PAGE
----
Kyiv, Ukraine (AFP) – Russian forces are withdrawing from the vicinity of Ukraine’s second-largest city after weeks of bombardment, the Ukrainian military said on Saturday, as Kyiv and Moscow’s forces fought a fierce battle. In the heart of the country’s eastern industrial region.
Ukraine’s General Staff said Russian forces were withdrawing from the northeastern city of Kharkiv and focusing on guarding supply routes, while firing mortars, artillery and air strikes in eastern Donetsk province in order to “drain Ukrainian forces and destroy fortifications”.
Defense Minister Oleksiy Reznikov said Ukraine was “entering a new – protracted – phase of the war”.
Meanwhile, President Volodymyr Zelensky told the Ukrainians They were doing their best to drive out the invaders and that the outcome of the war would depend on support from Europe and other allies.
“No one today can predict how long this war will last,” Zelensky said in his video night speech late Friday.
In a show of support, a US Senate delegation led by minority leader Mitch McConnell met with the Ukrainian president on Saturday in Kyiv. A video posted to Zelenskyy’s Telegram account showed McConnell, who represents Kentucky, and fellow Republican senators Susan Collins of Maine, John Barrasso of Wyoming and John Cornyn of Texas.
Their trip comes after another Kentucky senator, Rand Paul, blocked until next week Senate approval of an additional $40 billion to help Ukraine and its allies withstand the three-month-old Russian invasion.
After failing to capture Kyiv in the wake of the February 24 invasion, President Vladimir Putin has shifted his focus east to Donbass, an industrial region where Ukraine has been fighting Moscow-backed separatists since 2014.
The Russian offensive aims to encircle the more experienced and better-equipped Ukrainian forces, deployed in the east, and capture the parts of Donbass still under Ukrainian control.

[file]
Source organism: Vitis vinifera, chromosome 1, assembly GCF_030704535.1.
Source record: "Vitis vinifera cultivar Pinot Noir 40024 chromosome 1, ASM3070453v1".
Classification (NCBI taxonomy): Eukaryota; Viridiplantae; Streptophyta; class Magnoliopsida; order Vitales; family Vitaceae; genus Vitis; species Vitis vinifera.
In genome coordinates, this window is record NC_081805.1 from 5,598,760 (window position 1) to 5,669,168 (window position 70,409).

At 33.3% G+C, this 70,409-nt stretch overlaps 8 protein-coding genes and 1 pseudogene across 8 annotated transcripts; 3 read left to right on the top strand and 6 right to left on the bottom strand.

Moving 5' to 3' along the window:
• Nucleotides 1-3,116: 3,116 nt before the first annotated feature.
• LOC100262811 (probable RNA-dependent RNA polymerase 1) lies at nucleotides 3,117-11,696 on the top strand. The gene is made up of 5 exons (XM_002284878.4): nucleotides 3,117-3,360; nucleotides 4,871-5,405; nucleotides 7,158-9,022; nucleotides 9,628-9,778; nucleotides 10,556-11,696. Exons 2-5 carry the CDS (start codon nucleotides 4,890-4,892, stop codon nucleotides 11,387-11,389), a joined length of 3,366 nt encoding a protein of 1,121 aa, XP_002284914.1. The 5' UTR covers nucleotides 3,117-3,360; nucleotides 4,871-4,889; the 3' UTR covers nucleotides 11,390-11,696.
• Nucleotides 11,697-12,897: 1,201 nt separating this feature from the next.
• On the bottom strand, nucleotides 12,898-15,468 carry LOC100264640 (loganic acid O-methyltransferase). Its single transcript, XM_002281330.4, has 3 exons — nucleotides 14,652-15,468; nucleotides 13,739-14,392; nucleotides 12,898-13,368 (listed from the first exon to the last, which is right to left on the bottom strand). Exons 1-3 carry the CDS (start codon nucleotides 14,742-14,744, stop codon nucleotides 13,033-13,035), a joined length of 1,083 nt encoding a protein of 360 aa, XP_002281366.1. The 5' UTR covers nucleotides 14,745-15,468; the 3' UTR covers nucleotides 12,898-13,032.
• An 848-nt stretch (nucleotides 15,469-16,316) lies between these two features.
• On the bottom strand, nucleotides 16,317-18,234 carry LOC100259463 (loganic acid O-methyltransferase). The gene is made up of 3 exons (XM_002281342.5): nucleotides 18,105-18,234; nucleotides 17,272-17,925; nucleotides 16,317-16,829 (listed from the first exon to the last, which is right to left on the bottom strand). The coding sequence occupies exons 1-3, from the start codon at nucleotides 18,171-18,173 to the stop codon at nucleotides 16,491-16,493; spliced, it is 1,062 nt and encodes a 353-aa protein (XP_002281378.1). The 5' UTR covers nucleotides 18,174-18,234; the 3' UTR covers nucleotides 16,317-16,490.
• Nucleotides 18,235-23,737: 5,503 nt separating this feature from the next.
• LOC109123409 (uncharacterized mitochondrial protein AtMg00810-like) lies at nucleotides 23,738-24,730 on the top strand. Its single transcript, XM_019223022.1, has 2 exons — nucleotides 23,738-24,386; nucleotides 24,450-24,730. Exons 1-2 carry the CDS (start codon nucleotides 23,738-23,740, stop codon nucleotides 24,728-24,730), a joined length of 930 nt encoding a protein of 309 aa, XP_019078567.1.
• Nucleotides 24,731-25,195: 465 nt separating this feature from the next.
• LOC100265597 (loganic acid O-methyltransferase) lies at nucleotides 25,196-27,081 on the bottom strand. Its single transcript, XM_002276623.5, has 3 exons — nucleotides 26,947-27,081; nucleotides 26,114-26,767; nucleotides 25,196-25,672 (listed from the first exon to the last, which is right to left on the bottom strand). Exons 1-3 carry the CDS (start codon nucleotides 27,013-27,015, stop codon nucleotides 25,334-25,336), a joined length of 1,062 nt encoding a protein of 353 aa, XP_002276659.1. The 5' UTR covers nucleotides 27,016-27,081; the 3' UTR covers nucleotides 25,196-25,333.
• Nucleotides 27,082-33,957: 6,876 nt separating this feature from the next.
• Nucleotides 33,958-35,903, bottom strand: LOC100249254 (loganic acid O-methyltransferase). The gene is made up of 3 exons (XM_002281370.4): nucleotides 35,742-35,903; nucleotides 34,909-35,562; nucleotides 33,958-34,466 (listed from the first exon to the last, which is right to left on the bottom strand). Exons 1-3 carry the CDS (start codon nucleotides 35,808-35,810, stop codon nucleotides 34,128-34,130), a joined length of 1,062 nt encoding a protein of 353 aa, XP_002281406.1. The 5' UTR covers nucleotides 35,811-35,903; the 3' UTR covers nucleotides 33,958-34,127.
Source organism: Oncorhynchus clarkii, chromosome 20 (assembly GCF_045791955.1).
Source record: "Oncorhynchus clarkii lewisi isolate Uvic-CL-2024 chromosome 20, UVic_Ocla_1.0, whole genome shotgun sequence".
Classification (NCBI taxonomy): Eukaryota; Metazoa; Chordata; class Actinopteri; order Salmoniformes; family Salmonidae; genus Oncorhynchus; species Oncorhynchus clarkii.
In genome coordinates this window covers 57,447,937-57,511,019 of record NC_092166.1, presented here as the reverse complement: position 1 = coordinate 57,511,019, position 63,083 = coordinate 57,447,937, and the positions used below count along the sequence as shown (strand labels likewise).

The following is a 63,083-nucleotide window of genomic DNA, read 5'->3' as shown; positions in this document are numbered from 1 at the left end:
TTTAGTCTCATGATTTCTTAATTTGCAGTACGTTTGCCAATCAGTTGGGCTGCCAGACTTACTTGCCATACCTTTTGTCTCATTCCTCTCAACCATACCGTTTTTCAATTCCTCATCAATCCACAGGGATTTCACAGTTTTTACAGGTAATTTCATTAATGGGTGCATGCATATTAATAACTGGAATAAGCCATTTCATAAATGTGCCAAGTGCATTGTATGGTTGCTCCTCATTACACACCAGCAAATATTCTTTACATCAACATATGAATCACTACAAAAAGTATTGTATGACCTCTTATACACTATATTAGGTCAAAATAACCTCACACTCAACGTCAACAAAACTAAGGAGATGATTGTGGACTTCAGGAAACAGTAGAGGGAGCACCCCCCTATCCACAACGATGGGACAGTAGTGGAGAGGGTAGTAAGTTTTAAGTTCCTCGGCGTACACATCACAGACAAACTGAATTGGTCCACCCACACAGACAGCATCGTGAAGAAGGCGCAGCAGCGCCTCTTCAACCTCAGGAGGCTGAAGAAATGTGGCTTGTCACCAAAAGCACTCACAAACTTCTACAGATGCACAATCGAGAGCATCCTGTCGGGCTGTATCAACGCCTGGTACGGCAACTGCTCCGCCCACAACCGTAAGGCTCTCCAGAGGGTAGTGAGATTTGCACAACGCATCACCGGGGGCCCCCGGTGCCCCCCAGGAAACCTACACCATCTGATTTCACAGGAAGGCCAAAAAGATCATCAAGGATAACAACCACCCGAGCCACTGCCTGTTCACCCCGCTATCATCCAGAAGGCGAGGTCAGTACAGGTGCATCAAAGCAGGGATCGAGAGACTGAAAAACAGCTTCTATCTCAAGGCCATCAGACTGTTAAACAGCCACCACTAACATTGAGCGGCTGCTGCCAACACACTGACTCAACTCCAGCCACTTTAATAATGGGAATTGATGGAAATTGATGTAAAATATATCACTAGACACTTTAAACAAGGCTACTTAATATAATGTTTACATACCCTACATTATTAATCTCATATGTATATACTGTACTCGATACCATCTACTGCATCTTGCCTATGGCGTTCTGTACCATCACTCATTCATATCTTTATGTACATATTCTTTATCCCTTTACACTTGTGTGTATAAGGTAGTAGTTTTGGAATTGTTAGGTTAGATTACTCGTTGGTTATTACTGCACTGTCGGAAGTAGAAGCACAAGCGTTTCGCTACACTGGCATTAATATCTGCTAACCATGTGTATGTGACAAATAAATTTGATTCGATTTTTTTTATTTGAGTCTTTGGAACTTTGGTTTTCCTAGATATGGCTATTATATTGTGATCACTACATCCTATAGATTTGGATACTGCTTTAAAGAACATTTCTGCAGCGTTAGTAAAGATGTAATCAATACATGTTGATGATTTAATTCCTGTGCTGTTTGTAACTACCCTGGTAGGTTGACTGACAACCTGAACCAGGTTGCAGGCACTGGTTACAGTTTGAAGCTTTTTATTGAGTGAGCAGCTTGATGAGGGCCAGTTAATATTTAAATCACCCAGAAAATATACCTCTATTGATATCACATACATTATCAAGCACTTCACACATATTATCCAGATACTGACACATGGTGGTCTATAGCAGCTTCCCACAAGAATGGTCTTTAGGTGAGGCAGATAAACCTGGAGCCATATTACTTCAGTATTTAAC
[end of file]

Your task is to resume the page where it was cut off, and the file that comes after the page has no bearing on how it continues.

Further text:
Air strikes and artillery bombardment make it too dangerous for journalists to move in the east, hampering efforts to get a full picture of the fighting. But it appears to have slashed back and forth without major breakthroughs on either side.
Russia captured some Donbass villages and towns, including Robyzhny, which had a pre-war population of about 55,000.
Zelensky said Ukrainian forces had also made progress in the east, retaking six towns or villages in the past day.
The city of Kharkiv, close to the Russian border and only 80 kilometers southwest of the Russian city of Belgorod, has witnessed intense bombardment for weeks. The largely Russian-speaking city with a pre-war population of 1.4 million was a major Russian military target earlier in the war, when Moscow hoped to capture and control the major cities.
The Institute for the Study of War, a Washington-based think tank, said Ukraine “appears to have won the Battle of Kharkiv”. “Ukrainian forces prevented Russian forces from encircling Kharkiv, let alone capturing it, and then drove them out from all parts of the city, as they did with Russian forces trying to capture Kyiv.”
Regional Governor Oleh Senegubov said via messaging app Telegram that there had been no bombing attacks on Kharkiv in the past day.
He added that Ukraine launched a counterattack near Izyum, a city 125 kilometers (78 miles) south of Kharkiv, which Russia has controlled since at least the beginning of April.
Fighting was fierce on the Seversky Donets River near the city of Severodonetsk, Ukrainian military analyst Oleh Zhdanov said, as Ukraine launched counterattacks but failed to stop Russia’s advance.
“The fate of a large part of the Ukrainian army is decided – there are about 40,000 Ukrainian soldiers,” he said.
But Ukrainian and British officials said Russian forces suffered heavy losses in a Ukrainian attack that destroyed a buoyant bridge they were using to try to cross the same river in the town of Belhorivka.